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    Makeup and Skin Care for Acne

    We put a lot of time, effort, and money into looking beautiful (or handsome, depending on your gender). Americans fork over nearly $9 billion annually for creams, scrubs, concealers, and a drawerful of other cosmetics that claim to keep our skin looking clean, clear, and more youthful.

    Ironically, the very same products you rely on to keep your skin looking its best could be doing your pores a big disservice. Using the wrong makeup or cream could actually accentuate the pimples you're trying so hard to hide.

    Recommended Related to Acne

    The Clear-Skin Makeover

    By Jenny BaillyFighting pimples and wrinkles? Here’s how to give your old routine a grown-up overhaul for radiant results. Like high school pop quizzes and awkward prom dates, pimples are supposed to be distant bad memories. If only. But these days, even moms of teens are battling blemishes — and wrinkles, too. In fact, between 15 and 35 percent of women in their 30s, 40s, and 50s suffer from breakouts, according to a report published last year in the Journal of the American Academy of Dermatology...

    Read the The Clear-Skin Makeover article > >

    Caring for acne-prone skin requires some careful cosmetic sleuthing -- reading labels to find products that won't clog your pores and lead to more breakouts. WebMD has made the process a little easier by compiling a checklist of must-have makeup and grooming ingredients for people with acne.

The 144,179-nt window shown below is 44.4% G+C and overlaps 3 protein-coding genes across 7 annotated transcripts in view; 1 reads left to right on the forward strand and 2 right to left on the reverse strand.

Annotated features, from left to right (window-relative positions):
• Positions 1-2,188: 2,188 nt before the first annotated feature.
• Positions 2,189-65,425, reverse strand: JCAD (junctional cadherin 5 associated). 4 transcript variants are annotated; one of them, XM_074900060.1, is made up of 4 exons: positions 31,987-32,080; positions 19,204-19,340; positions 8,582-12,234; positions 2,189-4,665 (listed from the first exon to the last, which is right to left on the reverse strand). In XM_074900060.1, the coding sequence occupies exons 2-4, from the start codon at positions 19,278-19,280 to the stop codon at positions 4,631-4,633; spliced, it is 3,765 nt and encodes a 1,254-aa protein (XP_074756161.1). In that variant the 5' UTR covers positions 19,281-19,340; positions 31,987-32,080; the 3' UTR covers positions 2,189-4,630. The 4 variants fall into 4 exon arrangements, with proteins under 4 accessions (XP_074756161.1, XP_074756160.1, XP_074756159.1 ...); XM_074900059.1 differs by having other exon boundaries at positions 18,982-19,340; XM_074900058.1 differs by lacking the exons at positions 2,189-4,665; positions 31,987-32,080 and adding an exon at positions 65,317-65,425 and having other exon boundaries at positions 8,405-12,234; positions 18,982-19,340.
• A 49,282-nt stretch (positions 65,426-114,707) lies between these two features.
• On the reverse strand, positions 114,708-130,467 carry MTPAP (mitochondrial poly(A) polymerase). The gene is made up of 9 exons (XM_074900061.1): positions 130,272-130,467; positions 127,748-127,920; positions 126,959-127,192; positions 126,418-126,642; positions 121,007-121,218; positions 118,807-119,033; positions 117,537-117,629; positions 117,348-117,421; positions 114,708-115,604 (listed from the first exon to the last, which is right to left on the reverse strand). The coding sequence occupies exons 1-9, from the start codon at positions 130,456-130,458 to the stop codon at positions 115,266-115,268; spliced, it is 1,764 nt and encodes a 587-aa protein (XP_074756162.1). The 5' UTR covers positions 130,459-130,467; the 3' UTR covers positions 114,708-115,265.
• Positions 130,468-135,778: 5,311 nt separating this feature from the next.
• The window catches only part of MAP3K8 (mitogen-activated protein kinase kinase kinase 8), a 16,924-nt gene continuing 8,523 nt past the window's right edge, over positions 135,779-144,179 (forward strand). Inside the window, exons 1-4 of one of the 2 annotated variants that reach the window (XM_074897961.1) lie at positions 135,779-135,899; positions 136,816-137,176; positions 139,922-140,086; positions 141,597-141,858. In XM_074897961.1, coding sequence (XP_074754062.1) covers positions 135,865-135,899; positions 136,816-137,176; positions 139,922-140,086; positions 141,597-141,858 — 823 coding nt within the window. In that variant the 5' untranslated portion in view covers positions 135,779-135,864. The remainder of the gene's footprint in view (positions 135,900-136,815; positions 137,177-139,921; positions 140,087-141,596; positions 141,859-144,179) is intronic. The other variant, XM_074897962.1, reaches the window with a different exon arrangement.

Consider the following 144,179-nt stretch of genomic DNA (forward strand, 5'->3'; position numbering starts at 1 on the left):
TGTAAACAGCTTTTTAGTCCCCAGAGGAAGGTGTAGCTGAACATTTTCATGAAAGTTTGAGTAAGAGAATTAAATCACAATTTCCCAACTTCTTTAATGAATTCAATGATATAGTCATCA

Use this acne skin-care checklist when navigating the aisles of cosmetics and makeup at your local supermarket or drug store.

    Moisturizers and Acne

    Somehow, the idea that moisturizers are a no-no for pimple-prone skin started circulating many years back, and now a lot of people with acne avoid them like the plague. In reality, moisturizers are an essential part of the acne skin care routine. The acne treatment your dermatologist prescribed or recommended probably contains drying ingredients like benzoyl peroxide, which can suck the moisture out of your skin and leave it looking red and irritated. A good moisturizer will keep the water in your skin and help avoid unsightly drying and peeling.

    What to look for : Choose a lightweight, oil-free moisturizer labeled "non-comedogenic" -- which is just a fancy way of saying that it won't clog your pores. Also look for ingredients like glycerin and hyaluronic acid, which hold moisture in the skin. What to avoid? Heavy, greasy products that contain pimple-producing ingredients such as cocoa butter, mineral oil, or cold cream.

    Should You Use Scrubs and Masks for Acne?

    There's no need to slather your face in day-glo green or mud and scare off all the neighborhood kids. Experts say masks and scrubs do little, if anything, to improve acne. A gentle, non-abrasive cleanser that's formulated for your skin type (oily, dry, or combination) will do a lot more to keep your face pimple-free.

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